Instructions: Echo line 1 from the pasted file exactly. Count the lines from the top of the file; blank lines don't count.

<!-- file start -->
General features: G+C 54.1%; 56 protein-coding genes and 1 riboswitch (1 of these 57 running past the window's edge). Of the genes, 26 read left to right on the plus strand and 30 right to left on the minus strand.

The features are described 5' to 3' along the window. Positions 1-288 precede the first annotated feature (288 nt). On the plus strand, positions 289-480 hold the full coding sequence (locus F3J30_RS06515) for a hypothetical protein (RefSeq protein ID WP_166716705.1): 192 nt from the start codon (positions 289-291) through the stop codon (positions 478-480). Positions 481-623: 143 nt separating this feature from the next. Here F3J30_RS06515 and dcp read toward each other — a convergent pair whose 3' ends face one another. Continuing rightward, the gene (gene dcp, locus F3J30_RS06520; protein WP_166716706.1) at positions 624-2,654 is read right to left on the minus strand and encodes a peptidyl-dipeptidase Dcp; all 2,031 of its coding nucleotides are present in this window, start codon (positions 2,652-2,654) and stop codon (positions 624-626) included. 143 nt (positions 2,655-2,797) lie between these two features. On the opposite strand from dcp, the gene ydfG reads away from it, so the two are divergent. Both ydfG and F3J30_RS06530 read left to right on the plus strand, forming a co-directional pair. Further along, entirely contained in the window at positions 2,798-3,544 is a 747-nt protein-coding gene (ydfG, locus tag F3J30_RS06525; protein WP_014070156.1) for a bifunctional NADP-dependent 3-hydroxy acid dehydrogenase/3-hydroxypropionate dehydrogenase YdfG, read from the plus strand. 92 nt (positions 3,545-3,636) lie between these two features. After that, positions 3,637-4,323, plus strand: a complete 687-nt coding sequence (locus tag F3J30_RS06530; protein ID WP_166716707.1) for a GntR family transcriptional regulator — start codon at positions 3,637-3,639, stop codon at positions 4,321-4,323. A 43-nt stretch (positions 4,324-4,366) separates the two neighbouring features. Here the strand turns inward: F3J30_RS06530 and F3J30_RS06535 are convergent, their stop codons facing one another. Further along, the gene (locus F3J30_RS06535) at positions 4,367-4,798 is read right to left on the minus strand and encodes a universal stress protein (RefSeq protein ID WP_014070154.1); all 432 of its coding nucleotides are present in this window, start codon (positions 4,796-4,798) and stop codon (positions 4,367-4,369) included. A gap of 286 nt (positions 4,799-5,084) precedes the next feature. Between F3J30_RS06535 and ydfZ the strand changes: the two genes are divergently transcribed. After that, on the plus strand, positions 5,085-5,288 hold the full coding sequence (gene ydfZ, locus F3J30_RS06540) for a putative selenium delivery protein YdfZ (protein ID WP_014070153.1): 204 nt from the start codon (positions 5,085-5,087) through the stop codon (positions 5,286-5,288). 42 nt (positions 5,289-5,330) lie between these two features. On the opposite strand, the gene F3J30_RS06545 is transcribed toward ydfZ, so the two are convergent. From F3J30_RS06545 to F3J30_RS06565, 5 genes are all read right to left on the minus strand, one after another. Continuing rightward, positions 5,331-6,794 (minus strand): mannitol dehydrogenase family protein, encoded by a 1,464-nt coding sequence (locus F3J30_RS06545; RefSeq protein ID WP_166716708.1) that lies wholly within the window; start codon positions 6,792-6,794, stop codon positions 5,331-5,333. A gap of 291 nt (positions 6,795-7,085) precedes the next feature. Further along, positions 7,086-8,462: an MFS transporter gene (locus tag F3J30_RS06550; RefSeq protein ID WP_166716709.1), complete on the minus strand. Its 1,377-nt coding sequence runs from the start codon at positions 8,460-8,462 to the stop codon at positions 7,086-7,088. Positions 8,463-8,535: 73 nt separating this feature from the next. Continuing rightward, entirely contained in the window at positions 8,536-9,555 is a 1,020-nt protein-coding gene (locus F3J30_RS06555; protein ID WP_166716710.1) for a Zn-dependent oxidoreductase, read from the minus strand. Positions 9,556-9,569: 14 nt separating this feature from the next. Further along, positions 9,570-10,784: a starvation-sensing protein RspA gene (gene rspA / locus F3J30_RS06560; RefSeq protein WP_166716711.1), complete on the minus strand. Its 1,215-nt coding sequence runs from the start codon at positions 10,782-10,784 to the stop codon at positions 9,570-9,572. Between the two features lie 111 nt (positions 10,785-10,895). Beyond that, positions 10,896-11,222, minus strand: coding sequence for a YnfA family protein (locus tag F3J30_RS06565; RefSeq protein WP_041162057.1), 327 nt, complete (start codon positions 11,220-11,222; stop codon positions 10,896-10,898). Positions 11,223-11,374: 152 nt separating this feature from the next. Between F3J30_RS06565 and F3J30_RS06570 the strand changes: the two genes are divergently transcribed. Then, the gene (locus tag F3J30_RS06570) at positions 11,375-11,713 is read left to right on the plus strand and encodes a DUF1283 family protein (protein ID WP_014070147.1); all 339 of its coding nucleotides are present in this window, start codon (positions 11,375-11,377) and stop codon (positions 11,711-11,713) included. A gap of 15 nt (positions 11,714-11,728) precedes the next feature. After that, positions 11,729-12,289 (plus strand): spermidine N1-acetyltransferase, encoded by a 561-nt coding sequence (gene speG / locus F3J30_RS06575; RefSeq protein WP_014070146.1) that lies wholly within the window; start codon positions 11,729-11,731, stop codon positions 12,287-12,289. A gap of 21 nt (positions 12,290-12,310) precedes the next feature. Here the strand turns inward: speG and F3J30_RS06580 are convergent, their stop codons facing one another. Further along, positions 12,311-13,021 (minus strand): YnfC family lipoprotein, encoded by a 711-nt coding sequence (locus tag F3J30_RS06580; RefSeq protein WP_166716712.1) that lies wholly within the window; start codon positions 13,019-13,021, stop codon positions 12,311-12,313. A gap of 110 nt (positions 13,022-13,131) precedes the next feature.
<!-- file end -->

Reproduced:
General features: G+C 54.1%; 56 protein-coding genes and 1 riboswitch (1 of these 57 running past the window's edge). Of the genes, 26 read left to right on the plus strand and 30 right to left on the minus strand.